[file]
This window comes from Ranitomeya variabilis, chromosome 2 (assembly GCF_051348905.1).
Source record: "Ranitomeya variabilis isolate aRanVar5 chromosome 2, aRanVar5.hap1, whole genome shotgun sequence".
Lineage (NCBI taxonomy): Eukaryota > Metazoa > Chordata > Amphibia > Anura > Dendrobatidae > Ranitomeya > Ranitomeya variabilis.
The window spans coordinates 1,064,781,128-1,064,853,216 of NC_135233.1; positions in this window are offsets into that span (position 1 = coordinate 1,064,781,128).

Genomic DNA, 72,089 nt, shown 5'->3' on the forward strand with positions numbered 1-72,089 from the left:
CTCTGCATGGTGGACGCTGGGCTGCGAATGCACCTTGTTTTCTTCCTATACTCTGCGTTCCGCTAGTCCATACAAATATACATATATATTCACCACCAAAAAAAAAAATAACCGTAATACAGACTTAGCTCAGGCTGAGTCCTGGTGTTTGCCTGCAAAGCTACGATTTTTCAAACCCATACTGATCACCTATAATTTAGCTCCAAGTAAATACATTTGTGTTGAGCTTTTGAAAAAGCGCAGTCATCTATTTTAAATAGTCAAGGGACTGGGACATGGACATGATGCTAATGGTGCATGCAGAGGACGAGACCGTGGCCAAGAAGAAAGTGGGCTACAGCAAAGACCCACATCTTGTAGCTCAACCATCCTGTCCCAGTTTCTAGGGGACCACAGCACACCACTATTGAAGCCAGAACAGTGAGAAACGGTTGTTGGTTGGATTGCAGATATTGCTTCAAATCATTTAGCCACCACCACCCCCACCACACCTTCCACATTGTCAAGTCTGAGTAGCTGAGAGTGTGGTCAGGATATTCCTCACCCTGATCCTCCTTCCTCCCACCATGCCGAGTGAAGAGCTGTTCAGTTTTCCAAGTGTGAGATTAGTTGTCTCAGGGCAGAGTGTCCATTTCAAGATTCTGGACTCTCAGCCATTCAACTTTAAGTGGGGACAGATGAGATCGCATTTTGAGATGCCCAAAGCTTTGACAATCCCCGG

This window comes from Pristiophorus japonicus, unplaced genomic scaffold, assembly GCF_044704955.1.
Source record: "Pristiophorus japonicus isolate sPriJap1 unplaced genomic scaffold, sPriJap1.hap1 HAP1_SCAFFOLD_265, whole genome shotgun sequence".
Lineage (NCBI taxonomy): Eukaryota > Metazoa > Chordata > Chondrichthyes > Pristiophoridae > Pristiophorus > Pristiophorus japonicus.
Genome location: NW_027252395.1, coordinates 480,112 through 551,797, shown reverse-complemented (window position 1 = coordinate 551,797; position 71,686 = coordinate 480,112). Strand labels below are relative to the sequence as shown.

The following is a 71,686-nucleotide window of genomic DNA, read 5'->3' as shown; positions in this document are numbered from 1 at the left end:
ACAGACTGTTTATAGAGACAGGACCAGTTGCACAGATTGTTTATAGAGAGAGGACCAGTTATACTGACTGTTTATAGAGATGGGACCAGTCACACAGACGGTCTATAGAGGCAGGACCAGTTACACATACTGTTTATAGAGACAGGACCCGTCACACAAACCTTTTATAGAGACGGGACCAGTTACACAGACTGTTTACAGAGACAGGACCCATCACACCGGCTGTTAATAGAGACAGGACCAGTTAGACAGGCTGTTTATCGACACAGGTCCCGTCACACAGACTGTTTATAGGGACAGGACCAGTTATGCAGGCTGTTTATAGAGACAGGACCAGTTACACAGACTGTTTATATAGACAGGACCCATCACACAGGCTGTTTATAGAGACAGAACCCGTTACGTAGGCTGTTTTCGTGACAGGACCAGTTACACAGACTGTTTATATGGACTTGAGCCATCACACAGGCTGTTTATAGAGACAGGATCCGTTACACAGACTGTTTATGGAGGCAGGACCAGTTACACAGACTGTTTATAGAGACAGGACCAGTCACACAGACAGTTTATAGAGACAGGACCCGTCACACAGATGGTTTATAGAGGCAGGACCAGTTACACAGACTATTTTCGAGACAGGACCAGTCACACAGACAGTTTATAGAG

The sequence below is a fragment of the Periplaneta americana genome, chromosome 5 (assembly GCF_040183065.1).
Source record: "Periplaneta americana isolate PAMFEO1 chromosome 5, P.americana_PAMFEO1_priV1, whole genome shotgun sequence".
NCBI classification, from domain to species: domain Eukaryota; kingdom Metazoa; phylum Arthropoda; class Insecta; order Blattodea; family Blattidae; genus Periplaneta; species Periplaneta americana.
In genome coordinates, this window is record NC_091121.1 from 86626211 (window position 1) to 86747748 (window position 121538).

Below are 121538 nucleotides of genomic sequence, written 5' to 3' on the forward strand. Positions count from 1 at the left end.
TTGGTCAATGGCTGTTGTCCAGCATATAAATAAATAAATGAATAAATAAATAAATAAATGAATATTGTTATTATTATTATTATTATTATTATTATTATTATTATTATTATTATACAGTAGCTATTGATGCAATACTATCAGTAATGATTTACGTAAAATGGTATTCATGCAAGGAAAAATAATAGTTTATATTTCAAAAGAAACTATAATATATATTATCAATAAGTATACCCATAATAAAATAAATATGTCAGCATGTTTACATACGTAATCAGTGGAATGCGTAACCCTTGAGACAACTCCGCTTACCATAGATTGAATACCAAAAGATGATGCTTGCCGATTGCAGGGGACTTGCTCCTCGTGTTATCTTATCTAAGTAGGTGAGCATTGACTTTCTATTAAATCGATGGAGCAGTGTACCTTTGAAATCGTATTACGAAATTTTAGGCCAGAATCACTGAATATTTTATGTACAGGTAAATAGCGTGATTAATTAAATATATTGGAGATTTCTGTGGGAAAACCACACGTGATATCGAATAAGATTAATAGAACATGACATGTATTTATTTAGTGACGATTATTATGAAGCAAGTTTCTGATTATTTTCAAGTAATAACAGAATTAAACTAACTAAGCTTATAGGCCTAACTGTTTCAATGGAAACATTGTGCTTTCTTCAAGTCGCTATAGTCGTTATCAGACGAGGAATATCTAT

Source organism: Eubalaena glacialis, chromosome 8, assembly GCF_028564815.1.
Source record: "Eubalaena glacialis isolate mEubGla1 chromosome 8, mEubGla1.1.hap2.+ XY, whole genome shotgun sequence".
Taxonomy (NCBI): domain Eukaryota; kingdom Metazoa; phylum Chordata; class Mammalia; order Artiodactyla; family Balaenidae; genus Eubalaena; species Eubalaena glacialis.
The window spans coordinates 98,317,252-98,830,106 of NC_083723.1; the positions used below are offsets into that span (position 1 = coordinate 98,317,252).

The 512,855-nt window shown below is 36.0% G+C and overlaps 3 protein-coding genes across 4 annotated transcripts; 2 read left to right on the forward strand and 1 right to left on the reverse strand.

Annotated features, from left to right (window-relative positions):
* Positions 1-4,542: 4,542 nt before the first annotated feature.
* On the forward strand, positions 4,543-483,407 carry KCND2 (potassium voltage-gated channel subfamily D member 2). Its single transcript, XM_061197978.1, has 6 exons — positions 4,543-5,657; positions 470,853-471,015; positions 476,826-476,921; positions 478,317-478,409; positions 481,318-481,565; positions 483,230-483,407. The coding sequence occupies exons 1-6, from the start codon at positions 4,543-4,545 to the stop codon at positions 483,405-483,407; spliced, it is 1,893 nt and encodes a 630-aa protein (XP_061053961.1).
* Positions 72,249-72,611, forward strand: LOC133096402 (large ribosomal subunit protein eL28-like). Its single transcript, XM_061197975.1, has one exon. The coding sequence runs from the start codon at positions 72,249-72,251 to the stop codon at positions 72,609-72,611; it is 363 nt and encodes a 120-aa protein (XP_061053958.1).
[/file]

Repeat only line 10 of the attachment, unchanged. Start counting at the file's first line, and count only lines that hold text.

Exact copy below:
Genome location: NW_027252395.1, coordinates 480,112 through 551,797, shown reverse-complemented (window position 1 = coordinate 551,797; position 71,686 = coordinate 480,112). Strand labels below are relative to the sequence as shown.